08/27/2012 01:24 pm ET Updated Oct 27, 2012

To Always Smell Like Onions or Not -- The Pros and Cons of Outsourcing Your Food Product

For those of you who have followed our first few posts, we've been providing (hopefully) amusing tidbits to those thinking about starting a food company. Now let's just say you have an awesome salsa recipe that you've spent months perfecting. Everyone goes nuts for it and your Aunt Doreen swears she'd pay $10 for a jar of it if she could buy it at the grocery store. What to do? Today's post is for people who already have a recipe that they like and are trying to determine the best way to actually bring their product to life.

One of the first decisions for a new food entrepreneur is whether to make the product themselves, or to hire another manufacturing facility to do it for them. There are numerous legal and logistical considerations when making this decision, but here are a few initial things to keep in mind:

Depending upon your city and state, you will need to follow certain health regulations when making your food. In order to attain your seller's permit or to get placement in prominent retail stores you will have to abide by specific facility registrations and strict food-safety procedures. It is extremely doubtful that the kitchen in your studio apartment will qualify as an appropriate commercial food production facility. Without these certifications, you still may be able to sell your salsa at farmers' markets, or out of the back of your Hyundai -- but your business will be impossible to grow from there.

Note: You can rent commissary kitchen space which would allow you to operate in a regulated commercial kitchen (thus negating the above concern). This type of cooking facility can sometimes be found in large restaurants, culinary schools or other food production locations that already have the extra space.


  • You are able to maintain complete control over your culinary operation. It's the easiest way to ensure consistency over the taste and packaging.
  • Your batches can be as small as you want -- thus, the most economical way just to get started.
  • Your labor cost will likely be cheaper as you won't be paying yourself and you can occasionally blackmail your sister into helping you chop vegetables for free.
  • Think of how many cool Facebook photos you can tag of yourself looking stylish with a chef knife and an apron.


  • Difficult to scale up production if your product starts taking off
  • A lack of familiarity with commercial food production can lead to food spoilage, waste and theft -- thus driving up expenses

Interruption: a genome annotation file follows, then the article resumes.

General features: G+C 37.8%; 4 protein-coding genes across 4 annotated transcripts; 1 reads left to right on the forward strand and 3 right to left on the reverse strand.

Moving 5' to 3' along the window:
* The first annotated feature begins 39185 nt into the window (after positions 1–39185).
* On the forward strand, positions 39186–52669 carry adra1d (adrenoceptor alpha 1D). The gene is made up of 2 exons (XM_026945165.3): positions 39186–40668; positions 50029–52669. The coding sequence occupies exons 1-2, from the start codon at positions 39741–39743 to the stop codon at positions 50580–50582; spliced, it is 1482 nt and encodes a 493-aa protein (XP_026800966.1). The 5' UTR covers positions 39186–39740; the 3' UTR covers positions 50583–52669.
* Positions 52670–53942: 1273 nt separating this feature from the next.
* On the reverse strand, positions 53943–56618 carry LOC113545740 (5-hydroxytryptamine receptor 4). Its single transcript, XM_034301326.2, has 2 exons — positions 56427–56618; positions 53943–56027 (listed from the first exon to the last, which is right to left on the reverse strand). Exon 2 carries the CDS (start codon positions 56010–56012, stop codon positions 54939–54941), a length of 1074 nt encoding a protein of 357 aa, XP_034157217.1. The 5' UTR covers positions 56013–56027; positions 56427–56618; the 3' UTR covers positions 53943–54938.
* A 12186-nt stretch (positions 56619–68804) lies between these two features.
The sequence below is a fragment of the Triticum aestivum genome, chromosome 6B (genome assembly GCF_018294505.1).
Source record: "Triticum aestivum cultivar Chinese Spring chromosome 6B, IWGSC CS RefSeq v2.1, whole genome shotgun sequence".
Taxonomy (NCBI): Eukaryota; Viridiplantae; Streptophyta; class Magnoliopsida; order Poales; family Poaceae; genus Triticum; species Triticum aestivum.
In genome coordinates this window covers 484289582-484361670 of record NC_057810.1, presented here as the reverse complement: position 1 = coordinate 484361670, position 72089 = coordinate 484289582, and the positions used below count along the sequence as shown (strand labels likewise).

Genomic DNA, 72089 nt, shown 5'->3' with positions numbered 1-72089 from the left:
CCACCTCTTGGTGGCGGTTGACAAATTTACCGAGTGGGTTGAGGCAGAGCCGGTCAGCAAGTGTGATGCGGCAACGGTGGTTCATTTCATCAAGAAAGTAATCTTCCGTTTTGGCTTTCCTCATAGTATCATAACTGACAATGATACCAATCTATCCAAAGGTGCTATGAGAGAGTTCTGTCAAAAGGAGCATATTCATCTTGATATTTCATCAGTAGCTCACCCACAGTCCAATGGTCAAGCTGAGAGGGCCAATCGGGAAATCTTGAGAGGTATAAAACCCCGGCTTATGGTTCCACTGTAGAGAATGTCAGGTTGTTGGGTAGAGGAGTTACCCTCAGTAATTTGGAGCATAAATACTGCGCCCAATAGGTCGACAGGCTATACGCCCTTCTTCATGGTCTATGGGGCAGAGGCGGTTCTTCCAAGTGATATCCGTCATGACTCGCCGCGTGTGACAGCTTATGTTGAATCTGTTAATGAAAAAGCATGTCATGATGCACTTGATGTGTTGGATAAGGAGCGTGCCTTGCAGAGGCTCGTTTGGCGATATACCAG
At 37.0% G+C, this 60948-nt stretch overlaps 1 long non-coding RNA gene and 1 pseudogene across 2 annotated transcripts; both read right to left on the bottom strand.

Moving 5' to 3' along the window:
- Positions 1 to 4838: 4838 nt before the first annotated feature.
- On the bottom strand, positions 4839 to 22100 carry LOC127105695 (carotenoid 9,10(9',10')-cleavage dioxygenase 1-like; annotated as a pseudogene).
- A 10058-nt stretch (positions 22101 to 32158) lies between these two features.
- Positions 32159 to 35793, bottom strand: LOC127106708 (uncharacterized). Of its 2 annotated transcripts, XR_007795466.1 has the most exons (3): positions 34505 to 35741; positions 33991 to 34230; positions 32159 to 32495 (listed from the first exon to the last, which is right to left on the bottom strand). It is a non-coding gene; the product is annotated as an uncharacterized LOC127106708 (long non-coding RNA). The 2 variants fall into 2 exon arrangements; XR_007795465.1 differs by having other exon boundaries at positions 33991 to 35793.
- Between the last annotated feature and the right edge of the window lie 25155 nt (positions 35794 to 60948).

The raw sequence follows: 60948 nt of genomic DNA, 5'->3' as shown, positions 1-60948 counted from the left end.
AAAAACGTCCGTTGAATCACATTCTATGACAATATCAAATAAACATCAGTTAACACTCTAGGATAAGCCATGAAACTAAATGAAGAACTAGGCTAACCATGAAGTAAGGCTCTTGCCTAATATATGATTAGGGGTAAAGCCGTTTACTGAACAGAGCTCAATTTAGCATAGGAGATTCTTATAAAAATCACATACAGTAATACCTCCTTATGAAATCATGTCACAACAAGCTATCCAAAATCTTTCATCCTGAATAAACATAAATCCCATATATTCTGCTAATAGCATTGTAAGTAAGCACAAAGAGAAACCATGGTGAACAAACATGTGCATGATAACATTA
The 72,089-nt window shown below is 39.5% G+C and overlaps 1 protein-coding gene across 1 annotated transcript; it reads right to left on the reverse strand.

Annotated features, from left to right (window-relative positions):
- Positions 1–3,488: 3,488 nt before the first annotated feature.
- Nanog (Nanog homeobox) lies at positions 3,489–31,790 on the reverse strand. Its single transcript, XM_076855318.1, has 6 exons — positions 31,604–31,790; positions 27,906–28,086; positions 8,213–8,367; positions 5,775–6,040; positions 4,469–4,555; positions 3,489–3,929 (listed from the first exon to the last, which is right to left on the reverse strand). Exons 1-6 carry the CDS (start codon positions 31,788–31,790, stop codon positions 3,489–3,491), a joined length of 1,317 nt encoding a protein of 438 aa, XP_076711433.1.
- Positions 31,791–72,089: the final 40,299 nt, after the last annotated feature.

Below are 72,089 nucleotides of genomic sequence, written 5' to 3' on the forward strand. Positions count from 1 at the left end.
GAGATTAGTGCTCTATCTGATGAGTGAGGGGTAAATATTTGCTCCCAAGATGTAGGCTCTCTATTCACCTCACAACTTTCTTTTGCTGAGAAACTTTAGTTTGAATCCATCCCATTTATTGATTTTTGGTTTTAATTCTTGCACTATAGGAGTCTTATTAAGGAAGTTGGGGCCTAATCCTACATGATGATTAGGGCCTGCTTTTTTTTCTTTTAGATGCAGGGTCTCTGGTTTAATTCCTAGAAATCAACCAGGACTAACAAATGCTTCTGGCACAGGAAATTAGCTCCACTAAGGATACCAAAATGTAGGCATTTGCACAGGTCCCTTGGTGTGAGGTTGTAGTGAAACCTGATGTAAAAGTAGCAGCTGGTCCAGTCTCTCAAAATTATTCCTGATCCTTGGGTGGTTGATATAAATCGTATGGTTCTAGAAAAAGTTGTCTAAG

• Finding "good" commissary kitchen space can be challenging and expensive. Aside from paying by the hour, you may also be sharing space with others and only able to access the kitchen during odd hours.
  • You will be spending ALL of your free time in the kitchen. This could sound fun at first, but will get annoying if you have a day job and would rather do something else with your weekends/evenings.

For some entrepreneurs, it may be easier to get someone with professional production facilities and process expertise to make your products for you. This typically occurs in two ways: 1) Finding a local restaurant, roaster, or bakery that has excess capacity and is willing to help you out for a fee or 2) Engaging a third-party manufacturer (often referred to as co-packers or private label manufacturers).

Even if you end up not hiring a co-packing facility, it is worth calling one or two as they are experts in bringing food products to market. Sometimes they're nice and will help you walk through the process from start to finish.


  • You won't need to spend all of your time in a kitchen and can instead focus your efforts on marketing, sales, and new product development.
  • Because third-party facilities often produce in large volumes, you may be able to get discounts on your ingredients, bottles, labels, and packaging materials.
  • Good manufacturers may help you tweak your original recipe for larger-scale production and introduce you to some of the distributors with whom their other food brands sell.


  • It's much more difficult to control the quality of your product as you will be unable to taste your salsa while its midway through production. You're stuck with the final product.
  • The minimum batch size for third-party manufacturing can be large -- so this may not be a viable option for entrepreneurs who are just getting started and want to test the market.
  • For some people, the entire allure of starting a food product business is being in the kitchen and getting their hands dirty. Hiring a manufacturing facility removes the romanticism of being a cook and instead keeps you in the business role of selling food.

For what it's worth, we are using a third-party manufacturing facility and are currently experiencing all the pros and cons that we mentioned. The reason we ultimately decided not to produce ourselves was because we are creating a completely unique type of hot sauce, and needed to spend as much time as possible marketing our products, educating our consumers and writing longwinded Huffington Post articles.

Thank you everyone for indulging our desire to write a serious post. More fun ones coming soon!